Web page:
Growing your own vegetables is one of the most rewarding things you can do in your garden. The good news is that anyone can have a go – you don’t need a degree in horticulture and it’s certainly not rocket science. All it takes is a packet of good quality seeds from a reputable suppliers such as Seed Parade, a patch of soil and a few basic garden tools. Regular watering and some sunny weather will do the rest.
Courgettes are some of the most versatile vegetables to use in the kitchen, and one of easiest plants to grow. Once established, they require hardly any attention and will reward you richly for your meagre efforts. In fact, all you need is two courgette plants as they will produce plenty of crops for the average family all summer long.
Depending on the weather, you can sow courgettes indoors and plant out later, or sow them straight into the veg bed once the risk of frost has passed. For indoor sowing, you need small 7cm pots and fine seed compost, sowing compost or regular potting compost. Place a courgette seed about 1cm deep into each compost filled pot and water in. Leave on a sunny window sill or in a propagator to germinate, keeping the soil moist but not overwatered. After about 3 weeks, the courgette seedlings will be ready for a bigger 12cm pot with some fresh compost.
Once your courgette plants are strong enough, they’re ready for planting out. However, if they’ve been raised indoors, they’ll need to ‘harden off’ to get used to the outdoor conditions first, which will take about a week. Place the pots in an unheated room, or straight outside, and use a cloche or mini greenhouse to provide protection from the cold weather if necessary, particularly at night. This may not be necessarily if the weather is mild.
Alternatively, you can sow courgette seeds outdoors in a greenhouse or polytunnel, making sure to protect them with fleece at night in case of frost damage until it’s warm enough.
Of course, for those with little patience or limited time availability, you can skip the whole ‘growing from seed’ step completely. Instead, simply pop to your local garden centre and buy plug plants that are ready to go into the ground – simples.
Planting out courgettes
Once you’ve prepared your seedlings for planting out, or sourced courgette plantlets from the garden centre, wait for a nice warm day in late May or June, and pick a sunny growing spot that offers some protection from strong winds.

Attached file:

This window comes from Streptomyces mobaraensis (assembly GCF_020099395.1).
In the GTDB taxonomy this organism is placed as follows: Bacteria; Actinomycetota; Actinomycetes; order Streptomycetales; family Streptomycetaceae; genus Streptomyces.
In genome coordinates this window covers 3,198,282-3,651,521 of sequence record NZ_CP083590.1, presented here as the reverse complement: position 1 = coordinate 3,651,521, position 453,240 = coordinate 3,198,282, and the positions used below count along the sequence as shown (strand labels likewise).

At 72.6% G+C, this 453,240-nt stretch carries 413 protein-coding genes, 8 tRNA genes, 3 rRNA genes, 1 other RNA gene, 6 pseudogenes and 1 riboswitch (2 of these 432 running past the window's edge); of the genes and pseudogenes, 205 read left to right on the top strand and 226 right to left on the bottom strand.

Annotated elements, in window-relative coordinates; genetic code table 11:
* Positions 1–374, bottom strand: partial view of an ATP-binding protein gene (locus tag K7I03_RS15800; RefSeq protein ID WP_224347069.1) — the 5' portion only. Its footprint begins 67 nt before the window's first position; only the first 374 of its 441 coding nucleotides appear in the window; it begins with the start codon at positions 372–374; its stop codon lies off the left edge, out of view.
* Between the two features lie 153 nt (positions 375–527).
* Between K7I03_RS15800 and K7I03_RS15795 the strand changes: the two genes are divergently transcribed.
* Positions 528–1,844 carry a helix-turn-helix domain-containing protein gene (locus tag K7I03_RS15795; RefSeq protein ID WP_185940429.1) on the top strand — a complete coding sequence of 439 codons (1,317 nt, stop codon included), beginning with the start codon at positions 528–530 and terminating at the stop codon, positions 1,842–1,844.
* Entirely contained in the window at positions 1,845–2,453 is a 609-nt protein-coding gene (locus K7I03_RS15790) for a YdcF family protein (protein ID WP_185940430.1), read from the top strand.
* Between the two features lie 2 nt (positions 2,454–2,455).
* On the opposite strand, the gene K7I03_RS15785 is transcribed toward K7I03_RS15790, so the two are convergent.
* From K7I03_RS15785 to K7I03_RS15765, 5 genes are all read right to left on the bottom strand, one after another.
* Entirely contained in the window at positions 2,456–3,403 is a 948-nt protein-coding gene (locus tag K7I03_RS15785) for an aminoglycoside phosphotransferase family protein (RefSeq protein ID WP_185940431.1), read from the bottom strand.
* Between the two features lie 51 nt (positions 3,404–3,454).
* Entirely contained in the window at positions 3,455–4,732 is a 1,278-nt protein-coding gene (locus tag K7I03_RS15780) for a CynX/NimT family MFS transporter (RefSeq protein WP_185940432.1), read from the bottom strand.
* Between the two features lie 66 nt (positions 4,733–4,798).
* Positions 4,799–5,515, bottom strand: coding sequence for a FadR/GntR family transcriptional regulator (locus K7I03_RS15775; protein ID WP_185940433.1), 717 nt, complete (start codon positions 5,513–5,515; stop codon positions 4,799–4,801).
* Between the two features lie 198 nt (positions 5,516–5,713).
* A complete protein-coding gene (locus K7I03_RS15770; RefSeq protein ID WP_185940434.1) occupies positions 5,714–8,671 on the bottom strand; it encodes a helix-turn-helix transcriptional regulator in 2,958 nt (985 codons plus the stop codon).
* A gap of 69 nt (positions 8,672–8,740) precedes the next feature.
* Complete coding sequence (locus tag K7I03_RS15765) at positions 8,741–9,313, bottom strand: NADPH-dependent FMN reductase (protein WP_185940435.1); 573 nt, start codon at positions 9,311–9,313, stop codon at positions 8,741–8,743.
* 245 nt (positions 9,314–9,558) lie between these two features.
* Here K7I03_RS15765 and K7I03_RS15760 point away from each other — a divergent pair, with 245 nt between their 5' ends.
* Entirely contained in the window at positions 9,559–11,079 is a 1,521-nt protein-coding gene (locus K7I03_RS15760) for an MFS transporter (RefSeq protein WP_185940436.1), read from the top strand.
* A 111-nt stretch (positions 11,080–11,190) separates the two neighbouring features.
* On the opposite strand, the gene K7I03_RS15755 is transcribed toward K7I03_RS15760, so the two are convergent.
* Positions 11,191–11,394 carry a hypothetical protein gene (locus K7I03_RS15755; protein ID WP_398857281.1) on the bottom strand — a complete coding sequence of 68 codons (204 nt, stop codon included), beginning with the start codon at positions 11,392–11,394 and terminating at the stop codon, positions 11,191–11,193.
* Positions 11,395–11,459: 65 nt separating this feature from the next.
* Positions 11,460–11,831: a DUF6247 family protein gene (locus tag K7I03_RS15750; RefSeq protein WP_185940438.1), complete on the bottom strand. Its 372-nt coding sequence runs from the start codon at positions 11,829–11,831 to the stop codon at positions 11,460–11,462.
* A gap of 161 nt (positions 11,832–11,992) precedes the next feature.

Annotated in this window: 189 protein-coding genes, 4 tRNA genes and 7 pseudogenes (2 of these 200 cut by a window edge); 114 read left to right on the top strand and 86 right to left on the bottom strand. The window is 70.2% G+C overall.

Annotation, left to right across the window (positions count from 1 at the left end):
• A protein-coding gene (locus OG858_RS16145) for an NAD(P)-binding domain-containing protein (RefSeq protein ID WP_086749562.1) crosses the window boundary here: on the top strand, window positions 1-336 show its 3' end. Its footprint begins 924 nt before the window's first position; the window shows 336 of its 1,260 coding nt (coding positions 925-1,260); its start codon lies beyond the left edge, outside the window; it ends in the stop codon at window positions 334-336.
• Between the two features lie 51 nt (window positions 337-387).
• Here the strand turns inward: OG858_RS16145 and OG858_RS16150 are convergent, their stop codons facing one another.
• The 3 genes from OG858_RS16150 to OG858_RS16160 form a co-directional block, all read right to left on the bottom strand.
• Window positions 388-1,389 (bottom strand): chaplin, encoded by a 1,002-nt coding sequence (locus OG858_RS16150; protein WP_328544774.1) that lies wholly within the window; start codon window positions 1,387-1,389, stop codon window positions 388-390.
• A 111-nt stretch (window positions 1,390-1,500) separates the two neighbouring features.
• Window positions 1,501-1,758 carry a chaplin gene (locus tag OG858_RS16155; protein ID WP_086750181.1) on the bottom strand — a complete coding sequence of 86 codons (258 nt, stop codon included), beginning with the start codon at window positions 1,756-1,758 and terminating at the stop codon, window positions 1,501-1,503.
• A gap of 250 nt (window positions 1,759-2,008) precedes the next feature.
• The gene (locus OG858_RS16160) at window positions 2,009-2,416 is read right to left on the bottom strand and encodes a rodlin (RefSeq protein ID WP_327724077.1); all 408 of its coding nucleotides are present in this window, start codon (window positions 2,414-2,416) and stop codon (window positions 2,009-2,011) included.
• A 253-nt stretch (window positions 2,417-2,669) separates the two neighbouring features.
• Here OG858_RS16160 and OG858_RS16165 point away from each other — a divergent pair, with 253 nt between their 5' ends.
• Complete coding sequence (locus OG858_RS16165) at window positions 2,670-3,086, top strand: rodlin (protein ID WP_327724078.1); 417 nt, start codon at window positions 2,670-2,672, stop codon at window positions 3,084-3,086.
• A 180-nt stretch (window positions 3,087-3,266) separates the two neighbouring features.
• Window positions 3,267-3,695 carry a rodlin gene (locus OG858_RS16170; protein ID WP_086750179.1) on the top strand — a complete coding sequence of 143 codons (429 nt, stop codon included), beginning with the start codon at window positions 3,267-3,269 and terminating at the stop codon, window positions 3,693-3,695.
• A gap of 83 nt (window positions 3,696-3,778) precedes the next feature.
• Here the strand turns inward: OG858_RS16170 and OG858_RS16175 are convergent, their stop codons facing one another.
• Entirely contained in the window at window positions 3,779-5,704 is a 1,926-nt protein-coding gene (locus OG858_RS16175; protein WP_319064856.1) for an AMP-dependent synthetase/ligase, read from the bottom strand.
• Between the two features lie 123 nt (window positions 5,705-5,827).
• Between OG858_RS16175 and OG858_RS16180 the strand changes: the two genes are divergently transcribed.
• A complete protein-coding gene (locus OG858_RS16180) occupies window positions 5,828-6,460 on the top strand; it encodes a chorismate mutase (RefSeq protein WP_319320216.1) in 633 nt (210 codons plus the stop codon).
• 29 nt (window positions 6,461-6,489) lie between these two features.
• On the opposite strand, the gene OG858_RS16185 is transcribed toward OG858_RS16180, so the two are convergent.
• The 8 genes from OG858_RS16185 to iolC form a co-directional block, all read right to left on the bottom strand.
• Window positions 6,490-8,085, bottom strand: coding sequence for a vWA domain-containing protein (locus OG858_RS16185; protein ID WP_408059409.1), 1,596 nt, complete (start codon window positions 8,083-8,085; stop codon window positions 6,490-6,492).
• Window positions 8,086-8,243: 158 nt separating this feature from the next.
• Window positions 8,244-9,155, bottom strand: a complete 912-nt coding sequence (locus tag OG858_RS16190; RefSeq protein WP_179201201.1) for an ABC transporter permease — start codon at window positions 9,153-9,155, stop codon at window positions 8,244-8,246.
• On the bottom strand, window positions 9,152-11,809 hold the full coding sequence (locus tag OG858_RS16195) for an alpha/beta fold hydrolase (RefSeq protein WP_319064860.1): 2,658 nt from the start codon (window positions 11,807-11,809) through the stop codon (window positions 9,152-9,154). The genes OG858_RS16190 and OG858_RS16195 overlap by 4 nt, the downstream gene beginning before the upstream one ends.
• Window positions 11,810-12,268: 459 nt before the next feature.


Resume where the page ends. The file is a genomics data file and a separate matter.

It may not look like it now but courgette plants will spread out – they need a lot of space. Once the plant starts growing, its leaves will become enormous and will shade out anything else growing nearby. When planting out, leave 1 metre between plants – honestly, it will all make sense in the weeks to come.
Courgettes are hungry plants; they love a rich soil. Spread some fertiliser (chicken or poultry manure pellets are perfect) around a 1 metre wide area around the plant, bearing in mind that the roots will spread as much as the leaves.
While the plants are still tender, they’re very appealing to slugs and snails, so make sure you have adequate slug protection in place – slug pellets (preferably organic) or a beer trap should do the job.
Once the plants are in the ground, keep the soil around them moist, making sure to water regularly and plentifully in dry weather. To help moisture retention and to keep the developing fruit off the ground, you can mulch around the plants with straw – but this is entirely optional and perhaps a step too far for the reluctant gardener.
If you’ve given your courgette plants plenty of water in the right growing conditions, you’ll see them thrive and grow happily, bearing gorgeous deep yellow flowers before producing fruit.
To harvest, cut the courgette at the base with a sharp knife, being careful not to damage the rest of the plant. Make sure you harvest your courgettes as soon as they reach the required size – they’re best picked smaller rather than larger for flavour.
Courgettes hold a lot of water and the fruit can get very big very quickly. In the middle of the summer, you could well be picking courgettes 4 times a week since courgettes are such prolific producers! Continued picking is important for the plant to keep producing.
You can, of course, let the courgettes grow to marrow size – they grow so quickly that this may happen anyway if you forget to harvest for a few days. However, large fruit will take a lot of energy from the plant and may stop the growth of new fruits.
Finally, don’t forget that courgette flowers are also edible – deep fried and stuffed courgette flowers are a delicacy!